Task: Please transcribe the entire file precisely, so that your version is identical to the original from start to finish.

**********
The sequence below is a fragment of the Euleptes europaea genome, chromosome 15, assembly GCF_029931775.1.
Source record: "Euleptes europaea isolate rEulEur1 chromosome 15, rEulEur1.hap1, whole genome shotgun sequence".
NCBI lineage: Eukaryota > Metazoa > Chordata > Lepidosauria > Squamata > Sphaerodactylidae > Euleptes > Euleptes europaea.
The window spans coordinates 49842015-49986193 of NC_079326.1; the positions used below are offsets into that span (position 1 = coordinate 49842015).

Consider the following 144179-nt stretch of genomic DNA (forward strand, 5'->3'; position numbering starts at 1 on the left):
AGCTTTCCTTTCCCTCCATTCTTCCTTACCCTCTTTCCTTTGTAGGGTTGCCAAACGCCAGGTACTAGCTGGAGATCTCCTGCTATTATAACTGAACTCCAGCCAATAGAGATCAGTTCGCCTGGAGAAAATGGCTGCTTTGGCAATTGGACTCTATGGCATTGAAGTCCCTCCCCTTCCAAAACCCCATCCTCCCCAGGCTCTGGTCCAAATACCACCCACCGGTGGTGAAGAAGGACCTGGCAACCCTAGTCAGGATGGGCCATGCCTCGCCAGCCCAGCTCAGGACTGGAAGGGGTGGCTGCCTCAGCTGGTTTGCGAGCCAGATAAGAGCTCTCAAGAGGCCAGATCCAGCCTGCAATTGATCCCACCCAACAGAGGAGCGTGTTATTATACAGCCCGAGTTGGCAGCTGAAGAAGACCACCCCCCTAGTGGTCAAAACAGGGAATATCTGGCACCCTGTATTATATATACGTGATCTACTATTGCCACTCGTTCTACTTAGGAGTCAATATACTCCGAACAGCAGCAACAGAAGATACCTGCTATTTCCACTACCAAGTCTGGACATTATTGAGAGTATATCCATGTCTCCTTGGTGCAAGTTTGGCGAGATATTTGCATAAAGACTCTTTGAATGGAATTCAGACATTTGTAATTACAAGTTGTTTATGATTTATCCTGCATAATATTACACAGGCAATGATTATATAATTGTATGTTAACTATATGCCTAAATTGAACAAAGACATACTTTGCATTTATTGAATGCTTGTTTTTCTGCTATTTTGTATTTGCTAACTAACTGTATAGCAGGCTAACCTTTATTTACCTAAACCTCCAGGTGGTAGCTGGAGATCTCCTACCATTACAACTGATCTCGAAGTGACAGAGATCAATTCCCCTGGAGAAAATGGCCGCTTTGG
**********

The sequence below is a fragment of the Euleptes europaea genome, chromosome 15, assembly GCF_029931775.1.
Source record: "Euleptes europaea isolate rEulEur1 chromosome 15, rEulEur1.hap1, whole genome shotgun sequence".
NCBI lineage: Eukaryota > Metazoa > Chordata > Lepidosauria > Squamata > Sphaerodactylidae > Euleptes > Euleptes europaea.
The window spans coordinates 49842015-49986193 of NC_079326.1; the positions used below are offsets into that span (position 1 = coordinate 49842015).

Consider the following 144179-nt stretch of genomic DNA (forward strand, 5'->3'; position numbering starts at 1 on the left):
AGCTTTCCTTTCCCTCCATTCTTCCTTACCCTCTTTCCTTTGTAGGGTTGCCAAACGCCAGGTACTAGCTGGAGATCTCCTGCTATTATAACTGAACTCCAGCCAATAGAGATCAGTTCGCCTGGAGAAAATGGCTGCTTTGGCAATTGGACTCTATGGCATTGAAGTCCCTCCCCTTCCAAAACCCCATCCTCCCCAGGCTCTGGTCCAAATACCACCCACCGGTGGTGAAGAAGGACCTGGCAACCCTAGTCAGGATGGGCCATGCCTCGCCAGCCCAGCTCAGGACTGGAAGGGGTGGCTGCCTCAGCTGGTTTGCGAGCCAGATAAGAGCTCTCAAGAGGCCAGATCCAGCCTGCAATTGATCCCACCCAACAGAGGAGCGTGTTATTATACAGCCCGAGTTGGCAGCTGAAGAAGACCACCCCCCTAGTGGTCAAAACAGGGAATATCTGGCACCCTGTATTATATATACGTGATCTACTATTGCCACTCGTTCTACTTAGGAGTCAATATACTCCGAACAGCAGCAACAGAAGATACCTGCTATTTCCACTACCAAGTCTGGACATTATTGAGAGTATATCCATGTCTCCTTGGTGCAAGTTTGGCGAGATATTTGCATAAAGACTCTTTGAATGGAATTCAGACATTTGTAATTACAAGTTGTTTATGATTTATCCTGCATAATATTACACAGGCAATGATTATATAATTGTATGTTAACTATATGCCTAAATTGAACAAAGACATACTTTGCATTTATTGAATGCTTGTTTTTCTGCTATTTTGTATTTGCTAACTAACTGTATAGCAGGCTAACCTTTATTTACCTAAACCTCCAGGTGGTAGCTGGAGATCTCCTACCATTACAACTGATCTCGAAGTGACAGAGATCAATTCCCCTGGAGAAAATGGCCGCTTTGG